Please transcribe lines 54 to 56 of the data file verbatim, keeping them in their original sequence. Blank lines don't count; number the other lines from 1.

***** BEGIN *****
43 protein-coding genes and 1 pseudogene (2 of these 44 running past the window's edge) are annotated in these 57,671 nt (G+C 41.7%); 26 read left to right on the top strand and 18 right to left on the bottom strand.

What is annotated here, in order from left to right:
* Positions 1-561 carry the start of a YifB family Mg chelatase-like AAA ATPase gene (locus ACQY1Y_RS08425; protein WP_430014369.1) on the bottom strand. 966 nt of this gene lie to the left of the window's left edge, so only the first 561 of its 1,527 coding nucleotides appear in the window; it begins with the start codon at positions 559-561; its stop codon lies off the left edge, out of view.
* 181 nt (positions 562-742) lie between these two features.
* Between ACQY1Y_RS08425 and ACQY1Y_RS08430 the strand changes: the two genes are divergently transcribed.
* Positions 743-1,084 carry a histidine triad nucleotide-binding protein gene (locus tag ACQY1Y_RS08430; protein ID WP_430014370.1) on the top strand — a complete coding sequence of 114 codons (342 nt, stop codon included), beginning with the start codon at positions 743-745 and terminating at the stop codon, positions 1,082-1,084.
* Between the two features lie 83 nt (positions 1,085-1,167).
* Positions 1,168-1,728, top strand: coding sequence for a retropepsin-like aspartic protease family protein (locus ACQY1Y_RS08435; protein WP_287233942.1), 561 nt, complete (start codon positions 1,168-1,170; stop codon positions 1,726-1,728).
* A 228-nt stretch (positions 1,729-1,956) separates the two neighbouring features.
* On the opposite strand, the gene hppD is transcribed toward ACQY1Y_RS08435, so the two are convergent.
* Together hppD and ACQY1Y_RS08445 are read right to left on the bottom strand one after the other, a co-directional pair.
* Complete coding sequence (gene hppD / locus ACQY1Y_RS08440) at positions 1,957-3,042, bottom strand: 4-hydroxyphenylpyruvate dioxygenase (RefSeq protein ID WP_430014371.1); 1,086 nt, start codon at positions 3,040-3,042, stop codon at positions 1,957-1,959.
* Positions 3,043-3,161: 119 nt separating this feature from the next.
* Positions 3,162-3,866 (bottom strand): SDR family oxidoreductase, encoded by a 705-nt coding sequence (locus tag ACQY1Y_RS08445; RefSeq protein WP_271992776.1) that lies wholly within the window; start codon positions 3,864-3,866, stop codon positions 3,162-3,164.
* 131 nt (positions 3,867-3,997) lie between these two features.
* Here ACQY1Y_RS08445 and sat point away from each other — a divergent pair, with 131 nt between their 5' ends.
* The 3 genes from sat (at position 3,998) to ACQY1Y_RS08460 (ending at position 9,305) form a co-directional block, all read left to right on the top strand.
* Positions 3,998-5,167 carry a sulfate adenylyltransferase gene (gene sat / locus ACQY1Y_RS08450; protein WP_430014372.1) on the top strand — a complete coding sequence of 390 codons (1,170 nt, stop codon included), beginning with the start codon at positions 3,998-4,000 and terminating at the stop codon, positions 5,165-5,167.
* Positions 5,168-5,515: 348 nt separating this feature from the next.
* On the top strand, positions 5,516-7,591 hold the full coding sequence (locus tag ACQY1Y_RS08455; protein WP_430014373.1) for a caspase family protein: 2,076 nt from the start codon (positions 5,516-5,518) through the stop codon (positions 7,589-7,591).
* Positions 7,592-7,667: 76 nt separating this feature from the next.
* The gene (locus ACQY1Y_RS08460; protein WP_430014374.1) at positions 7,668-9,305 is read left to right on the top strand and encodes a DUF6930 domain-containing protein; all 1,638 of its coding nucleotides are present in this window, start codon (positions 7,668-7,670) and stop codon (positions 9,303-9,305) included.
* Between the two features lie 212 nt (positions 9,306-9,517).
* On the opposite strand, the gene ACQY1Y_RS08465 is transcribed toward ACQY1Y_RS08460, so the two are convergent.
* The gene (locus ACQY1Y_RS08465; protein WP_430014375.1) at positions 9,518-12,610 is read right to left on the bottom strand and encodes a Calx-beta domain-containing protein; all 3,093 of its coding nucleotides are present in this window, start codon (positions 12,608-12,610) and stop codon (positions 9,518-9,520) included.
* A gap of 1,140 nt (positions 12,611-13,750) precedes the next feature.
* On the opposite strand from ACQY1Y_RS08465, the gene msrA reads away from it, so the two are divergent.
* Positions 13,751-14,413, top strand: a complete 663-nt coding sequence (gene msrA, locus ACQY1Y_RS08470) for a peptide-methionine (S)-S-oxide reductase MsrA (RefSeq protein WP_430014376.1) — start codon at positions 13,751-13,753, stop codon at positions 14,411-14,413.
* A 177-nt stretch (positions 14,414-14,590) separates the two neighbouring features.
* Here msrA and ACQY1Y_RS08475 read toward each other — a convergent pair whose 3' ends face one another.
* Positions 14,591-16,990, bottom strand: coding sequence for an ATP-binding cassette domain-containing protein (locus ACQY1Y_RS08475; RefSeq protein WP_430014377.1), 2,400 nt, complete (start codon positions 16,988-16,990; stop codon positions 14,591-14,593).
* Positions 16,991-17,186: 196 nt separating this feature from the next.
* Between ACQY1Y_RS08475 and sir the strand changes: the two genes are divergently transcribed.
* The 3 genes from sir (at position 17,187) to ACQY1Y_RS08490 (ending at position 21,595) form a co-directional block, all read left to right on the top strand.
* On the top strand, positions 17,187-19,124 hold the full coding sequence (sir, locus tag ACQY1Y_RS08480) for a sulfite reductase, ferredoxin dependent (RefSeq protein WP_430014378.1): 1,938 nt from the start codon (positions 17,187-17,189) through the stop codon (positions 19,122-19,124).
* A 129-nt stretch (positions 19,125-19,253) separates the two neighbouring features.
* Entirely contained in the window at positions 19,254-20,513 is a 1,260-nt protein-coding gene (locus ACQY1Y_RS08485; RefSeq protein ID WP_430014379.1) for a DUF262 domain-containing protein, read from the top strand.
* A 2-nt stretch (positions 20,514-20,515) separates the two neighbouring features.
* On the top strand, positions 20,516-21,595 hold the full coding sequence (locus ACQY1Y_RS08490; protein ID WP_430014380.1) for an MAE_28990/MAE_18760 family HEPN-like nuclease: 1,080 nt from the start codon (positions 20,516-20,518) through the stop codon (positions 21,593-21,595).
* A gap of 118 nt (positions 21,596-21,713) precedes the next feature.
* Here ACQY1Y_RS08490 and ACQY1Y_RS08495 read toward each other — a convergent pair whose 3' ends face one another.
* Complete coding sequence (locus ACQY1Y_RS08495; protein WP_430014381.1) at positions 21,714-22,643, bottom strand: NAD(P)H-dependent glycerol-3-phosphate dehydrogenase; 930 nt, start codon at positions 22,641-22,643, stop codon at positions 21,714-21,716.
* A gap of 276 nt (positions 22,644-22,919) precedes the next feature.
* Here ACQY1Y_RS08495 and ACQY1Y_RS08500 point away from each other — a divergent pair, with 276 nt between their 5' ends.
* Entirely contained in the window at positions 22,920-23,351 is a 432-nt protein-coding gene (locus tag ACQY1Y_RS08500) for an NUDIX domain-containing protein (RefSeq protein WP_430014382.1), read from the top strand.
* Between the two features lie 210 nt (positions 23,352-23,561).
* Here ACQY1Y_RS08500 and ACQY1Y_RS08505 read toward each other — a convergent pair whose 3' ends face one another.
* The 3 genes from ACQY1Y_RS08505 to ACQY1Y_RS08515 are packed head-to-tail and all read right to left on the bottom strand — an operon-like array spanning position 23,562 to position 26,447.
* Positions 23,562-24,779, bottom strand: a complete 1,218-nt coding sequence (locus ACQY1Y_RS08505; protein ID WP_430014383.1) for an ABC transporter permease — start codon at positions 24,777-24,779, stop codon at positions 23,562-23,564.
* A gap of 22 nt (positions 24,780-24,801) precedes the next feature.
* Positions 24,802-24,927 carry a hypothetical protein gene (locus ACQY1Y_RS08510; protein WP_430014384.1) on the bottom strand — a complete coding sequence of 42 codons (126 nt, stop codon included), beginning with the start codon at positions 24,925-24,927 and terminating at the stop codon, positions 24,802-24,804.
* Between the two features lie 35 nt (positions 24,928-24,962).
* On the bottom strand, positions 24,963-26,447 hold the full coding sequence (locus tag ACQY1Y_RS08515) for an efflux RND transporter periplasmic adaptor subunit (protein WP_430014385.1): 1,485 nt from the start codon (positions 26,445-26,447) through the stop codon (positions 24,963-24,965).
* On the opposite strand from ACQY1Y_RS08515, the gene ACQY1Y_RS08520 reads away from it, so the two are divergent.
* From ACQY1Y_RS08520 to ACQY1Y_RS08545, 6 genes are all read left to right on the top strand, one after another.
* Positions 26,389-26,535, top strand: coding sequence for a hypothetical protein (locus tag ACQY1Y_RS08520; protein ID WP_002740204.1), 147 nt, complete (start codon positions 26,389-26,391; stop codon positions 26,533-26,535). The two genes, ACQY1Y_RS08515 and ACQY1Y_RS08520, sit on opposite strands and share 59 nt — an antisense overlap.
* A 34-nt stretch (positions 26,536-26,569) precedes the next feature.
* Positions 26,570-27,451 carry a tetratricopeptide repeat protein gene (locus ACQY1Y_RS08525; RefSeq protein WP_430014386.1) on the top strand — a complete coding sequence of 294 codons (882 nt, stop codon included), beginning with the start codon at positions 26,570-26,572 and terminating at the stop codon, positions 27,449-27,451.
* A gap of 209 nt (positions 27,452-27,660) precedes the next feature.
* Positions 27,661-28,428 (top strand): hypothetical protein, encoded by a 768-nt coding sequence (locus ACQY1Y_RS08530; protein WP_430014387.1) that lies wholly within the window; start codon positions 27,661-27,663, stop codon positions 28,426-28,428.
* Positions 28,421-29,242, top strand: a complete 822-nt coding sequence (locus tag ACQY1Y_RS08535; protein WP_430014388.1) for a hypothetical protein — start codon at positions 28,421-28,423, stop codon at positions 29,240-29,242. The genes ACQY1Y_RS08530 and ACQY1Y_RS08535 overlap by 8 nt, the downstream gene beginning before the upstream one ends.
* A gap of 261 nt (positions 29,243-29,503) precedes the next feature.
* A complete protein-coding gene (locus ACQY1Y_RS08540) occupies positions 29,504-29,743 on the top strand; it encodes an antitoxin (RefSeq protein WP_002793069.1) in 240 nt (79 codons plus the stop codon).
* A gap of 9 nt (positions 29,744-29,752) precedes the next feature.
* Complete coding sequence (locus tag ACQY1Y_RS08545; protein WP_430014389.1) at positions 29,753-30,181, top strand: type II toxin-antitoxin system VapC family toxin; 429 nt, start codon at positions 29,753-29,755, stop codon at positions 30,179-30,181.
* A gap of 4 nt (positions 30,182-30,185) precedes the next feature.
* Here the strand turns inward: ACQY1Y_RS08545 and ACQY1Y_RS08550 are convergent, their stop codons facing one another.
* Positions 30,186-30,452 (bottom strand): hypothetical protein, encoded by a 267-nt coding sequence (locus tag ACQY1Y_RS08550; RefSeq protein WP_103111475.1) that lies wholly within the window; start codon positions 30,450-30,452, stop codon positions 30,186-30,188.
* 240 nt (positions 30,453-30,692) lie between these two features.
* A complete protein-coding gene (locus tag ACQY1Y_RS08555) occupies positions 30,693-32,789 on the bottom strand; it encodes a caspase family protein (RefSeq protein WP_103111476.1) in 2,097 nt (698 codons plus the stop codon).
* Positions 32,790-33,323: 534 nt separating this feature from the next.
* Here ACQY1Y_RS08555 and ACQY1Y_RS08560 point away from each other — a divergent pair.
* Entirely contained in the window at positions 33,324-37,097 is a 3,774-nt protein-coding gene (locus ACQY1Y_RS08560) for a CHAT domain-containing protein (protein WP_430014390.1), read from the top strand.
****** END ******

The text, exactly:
* On the opposite strand from ACQY1Y_RS08515, the gene ACQY1Y_RS08520 reads away from it, so the two are divergent.
* From ACQY1Y_RS08520 to ACQY1Y_RS08545, 6 genes are all read left to right on the top strand, one after another.
* Positions 26,389-26,535, top strand: coding sequence for a hypothetical protein (locus tag ACQY1Y_RS08520; protein ID WP_002740204.1), 147 nt, complete (start codon positions 26,389-26,391; stop codon positions 26,533-26,535). The two genes, ACQY1Y_RS08515 and ACQY1Y_RS08520, sit on opposite strands and share 59 nt — an antisense overlap.